Raped In Service To Your Country
It’s said that there’s a little bit of Hitler in all of us. Jung’s shadow side. I don’t know about Hitler but Abu Ghraib is definitely inside me today. I’m the torturer. I’m beating and humiliating the male American soldiers who raped their military “sisters”. But my rage doesn’t stop there. It includes all the commandants who turned a blind eye. It includes the military decision-makers who gave the rapists honorable discharges. As one point of view goes: “These guys are in a pressure cooker over there. They’re really good men traumatized by the brutality they see and they’d never do it at home.” I don’t care. Do you hear me, I DON’T CARE. They did it. It was wrong. They don’t even have the so-called legitimate excuse that it’s the enemy: “he woulda killed me if I hadn’t killed him scenario.”
As reported by Nancy Gibbs for Time magazine this March 2010 Sexual Assaults on Women Soldiers: Don’t Ask, Don’t Tell “The Pentagon’s latest figures show that nearly 3,000 women were sexually assaulted in fiscal year 2008, up 9% from the year before; among women serving in Iraq and Afghanistan, the number rose 25%. When you look at the entire universe of female veterans, close to a third say they were victims of rape or assault while they were serving — twice the rate in the civilian population. [And]the problem is even worse than that. The Pentagon estimates that 80% to 90% of sexual assaults go unreported.”
I’ve heard some people say that women brought this on themselves by pushing for equality in society and in the military. I want to scream. When, oh when, will the mantra of blaming the victim end? Thirty+ years ago I was a volunteer with the Rape Crisis Council. I was the public face going out and making speeches. I heard the same thing over and over: they (woman who was raped) shouldn’t have been wearing “that.” Well with fatigues that argument’s moot. So now we’re back to location, location, location. She shouldn’t have been on that street, on that date, in that bar or, in this case, in that country. That’s forgetting that, like the men, they chose to serve our country. Irrelevant if you were/are against the war, we ought to support the troops; the individual men and women who are putting their lives on the line and, sadly, in the case of women, putting their sexual freedom on the line as well.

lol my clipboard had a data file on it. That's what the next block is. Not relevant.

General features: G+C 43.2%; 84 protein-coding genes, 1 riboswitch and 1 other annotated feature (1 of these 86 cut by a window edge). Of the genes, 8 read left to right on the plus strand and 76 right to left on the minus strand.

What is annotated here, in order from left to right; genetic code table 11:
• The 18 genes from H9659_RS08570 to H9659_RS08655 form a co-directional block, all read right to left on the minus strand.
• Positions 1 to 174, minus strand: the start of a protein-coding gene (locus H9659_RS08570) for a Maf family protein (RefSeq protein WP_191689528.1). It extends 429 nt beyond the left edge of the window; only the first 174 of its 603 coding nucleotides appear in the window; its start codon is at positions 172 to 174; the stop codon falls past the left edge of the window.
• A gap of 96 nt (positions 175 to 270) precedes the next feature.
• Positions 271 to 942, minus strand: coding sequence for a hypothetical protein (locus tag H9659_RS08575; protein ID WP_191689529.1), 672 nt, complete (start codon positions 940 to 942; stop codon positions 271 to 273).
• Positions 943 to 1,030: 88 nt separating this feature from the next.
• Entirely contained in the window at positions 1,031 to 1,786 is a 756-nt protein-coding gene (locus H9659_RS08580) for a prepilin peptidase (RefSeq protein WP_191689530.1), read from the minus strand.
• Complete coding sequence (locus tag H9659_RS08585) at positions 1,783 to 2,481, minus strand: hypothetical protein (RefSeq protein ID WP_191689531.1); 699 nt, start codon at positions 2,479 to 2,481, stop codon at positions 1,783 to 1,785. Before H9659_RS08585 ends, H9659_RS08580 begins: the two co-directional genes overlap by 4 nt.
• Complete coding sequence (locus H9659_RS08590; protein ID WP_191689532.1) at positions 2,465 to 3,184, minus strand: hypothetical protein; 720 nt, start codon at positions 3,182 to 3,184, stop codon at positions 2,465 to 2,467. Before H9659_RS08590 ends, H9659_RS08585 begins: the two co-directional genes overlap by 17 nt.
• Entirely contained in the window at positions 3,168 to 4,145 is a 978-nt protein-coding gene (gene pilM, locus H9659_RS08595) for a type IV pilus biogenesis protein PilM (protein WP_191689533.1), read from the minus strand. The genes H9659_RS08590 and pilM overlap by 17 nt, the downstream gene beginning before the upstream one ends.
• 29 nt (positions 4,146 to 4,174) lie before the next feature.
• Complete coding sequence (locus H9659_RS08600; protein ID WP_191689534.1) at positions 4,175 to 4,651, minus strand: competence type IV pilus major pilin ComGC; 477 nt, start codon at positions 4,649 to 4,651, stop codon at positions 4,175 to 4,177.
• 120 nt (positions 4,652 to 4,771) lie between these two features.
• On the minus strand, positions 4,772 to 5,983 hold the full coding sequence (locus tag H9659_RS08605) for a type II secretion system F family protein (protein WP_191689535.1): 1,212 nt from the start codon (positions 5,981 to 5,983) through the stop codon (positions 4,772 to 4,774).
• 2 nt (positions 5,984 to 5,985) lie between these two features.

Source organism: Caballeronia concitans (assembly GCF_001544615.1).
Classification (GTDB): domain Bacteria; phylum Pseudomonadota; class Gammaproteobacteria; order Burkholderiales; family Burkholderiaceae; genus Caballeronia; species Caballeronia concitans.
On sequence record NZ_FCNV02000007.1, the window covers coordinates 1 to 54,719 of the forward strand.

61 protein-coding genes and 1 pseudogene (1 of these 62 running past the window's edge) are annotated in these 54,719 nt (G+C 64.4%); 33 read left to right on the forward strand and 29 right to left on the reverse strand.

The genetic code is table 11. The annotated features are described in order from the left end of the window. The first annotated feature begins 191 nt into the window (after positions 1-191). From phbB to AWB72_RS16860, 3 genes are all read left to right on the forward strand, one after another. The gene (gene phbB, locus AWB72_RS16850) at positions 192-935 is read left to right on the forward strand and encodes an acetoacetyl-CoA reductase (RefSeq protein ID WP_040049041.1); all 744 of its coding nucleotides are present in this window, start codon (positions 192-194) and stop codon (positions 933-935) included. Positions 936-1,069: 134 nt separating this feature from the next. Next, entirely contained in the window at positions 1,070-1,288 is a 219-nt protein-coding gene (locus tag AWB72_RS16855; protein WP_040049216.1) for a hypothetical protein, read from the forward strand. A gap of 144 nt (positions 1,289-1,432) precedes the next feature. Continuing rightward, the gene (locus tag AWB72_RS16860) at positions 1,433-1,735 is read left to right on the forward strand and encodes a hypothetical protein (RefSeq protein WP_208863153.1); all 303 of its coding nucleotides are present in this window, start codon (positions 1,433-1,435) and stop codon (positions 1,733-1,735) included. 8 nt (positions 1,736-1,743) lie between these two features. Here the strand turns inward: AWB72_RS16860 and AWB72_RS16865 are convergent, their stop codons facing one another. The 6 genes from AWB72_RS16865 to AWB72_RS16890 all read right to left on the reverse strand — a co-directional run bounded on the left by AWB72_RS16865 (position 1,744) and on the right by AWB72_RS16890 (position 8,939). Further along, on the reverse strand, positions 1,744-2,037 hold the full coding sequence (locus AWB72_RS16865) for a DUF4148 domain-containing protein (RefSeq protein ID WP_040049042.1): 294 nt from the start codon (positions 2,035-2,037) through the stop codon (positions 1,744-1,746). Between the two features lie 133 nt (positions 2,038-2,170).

The advice of the military chain-of-command perpetuates the woman’s responsibility in her own rape “Don’t go to the latrine alone.” A woman “finally” goes to the powder room alone and she pays by being raped and sodomized while another USA male soldier stands guard. This is not what was meant by the buddy system or that your comrades will protect your back. The attacks are apparently commonplace enough that many women will not drink anything after 7pm because then they might have to go to the bathroom during the night, opening them up for sexual brutality.
So this is what a minimum of 1 out of 3 female soldiers could come home with:
- PTSD (post traumatic stress disorder) from the war itself
- PTSD from being raped or assaulted
- Inability to trust their comrades again
- Inability to trust the military again
- No expectation that the system will be fair and equitable
- Unwillingness to serve their country again
- Inability to trust that their employer will support them
- Fear of going to the bathroom after 7pm
- Scared to speak up against injustice because of being ostracized from the group
- Unwillingness to let their daughters, and perhaps their sons, sign up for military service
There was some hope back in 2007 voiced by Helen Benedict, Salon.com, in The private war of women soldiers “I am not claiming that sexual persecution is universal in the military, or that it is inevitable. Several soldiers I interviewed told me that if a commander won’t tolerate the mistreatment of women, it will not happen, and studies back this up.” But we know the numbers of sexual assault victims have grown since that article. It’s difficult to know if reporting has improved (there is now a DOD website for reporting assaults) or if actual cases have increased. But that’s not the discussion that needs to be held. Instead there needs to be a rallying cry with action that says: We don’t mistreat women nor tolerate their mistreatment under any circumstances. As an officer or as an enlisted man/woman I will respect and protect my comrades-in-arms regardless of their gender.
PS-I do know that my thoughts of violence against the rapists are as illogical and wrong as the pro-life fanatics who have killed doctors who perform abortions. I won’t be acting on them.